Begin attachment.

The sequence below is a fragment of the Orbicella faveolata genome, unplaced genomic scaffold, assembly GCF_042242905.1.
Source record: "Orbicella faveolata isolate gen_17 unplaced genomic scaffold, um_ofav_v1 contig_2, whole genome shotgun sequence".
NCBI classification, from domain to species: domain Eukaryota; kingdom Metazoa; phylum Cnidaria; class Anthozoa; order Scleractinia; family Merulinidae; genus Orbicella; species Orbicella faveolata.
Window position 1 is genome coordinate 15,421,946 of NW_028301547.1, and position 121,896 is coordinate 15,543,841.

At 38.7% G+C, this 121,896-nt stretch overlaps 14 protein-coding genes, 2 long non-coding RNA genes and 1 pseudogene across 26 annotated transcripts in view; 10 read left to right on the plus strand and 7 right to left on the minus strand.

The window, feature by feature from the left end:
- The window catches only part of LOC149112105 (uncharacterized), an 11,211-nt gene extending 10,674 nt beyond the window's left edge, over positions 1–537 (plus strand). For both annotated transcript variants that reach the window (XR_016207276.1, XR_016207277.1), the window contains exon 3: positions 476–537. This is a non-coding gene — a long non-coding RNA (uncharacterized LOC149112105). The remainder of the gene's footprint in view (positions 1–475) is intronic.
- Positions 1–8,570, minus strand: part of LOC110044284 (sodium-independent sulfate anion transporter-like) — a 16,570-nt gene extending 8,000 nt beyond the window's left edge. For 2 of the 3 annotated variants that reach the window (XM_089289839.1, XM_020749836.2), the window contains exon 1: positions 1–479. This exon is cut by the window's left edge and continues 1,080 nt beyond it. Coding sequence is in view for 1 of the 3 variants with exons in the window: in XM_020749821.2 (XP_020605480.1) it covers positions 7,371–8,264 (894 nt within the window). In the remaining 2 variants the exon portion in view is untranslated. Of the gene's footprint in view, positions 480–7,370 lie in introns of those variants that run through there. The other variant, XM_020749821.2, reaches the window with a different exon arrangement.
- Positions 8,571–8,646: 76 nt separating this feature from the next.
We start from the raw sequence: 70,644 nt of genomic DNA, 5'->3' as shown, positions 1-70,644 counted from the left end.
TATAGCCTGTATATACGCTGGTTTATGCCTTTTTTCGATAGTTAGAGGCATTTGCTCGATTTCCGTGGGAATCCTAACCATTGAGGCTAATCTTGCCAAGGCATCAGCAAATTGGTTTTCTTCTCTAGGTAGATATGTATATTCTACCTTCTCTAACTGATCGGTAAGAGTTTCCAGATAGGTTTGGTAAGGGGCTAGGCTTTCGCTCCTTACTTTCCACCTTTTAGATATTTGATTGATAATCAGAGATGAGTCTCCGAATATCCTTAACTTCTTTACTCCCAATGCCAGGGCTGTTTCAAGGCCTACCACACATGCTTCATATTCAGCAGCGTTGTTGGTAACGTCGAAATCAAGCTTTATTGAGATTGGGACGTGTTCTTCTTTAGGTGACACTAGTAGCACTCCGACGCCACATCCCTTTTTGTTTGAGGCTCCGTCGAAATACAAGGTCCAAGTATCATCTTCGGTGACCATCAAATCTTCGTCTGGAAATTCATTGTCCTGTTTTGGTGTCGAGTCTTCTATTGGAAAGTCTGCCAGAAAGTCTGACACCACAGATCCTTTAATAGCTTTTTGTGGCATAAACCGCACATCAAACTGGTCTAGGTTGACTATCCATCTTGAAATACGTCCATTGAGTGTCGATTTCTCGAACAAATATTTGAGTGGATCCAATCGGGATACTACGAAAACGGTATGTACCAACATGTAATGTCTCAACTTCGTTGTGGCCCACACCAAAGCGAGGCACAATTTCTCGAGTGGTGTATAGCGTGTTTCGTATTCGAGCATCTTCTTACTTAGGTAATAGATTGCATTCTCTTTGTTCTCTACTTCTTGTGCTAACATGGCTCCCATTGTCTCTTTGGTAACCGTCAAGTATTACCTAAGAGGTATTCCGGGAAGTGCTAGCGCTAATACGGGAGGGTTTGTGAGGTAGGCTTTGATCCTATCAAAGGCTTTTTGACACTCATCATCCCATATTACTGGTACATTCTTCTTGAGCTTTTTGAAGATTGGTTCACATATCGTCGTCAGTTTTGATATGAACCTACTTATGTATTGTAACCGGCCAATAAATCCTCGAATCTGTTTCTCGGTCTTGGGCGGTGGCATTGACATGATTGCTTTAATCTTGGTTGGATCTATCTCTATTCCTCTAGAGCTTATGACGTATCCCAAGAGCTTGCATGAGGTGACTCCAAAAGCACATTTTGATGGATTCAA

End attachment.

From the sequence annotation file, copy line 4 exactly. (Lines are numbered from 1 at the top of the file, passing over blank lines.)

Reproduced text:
Window position 1 is genome coordinate 15,421,946 of NW_028301547.1, and position 121,896 is coordinate 15,543,841.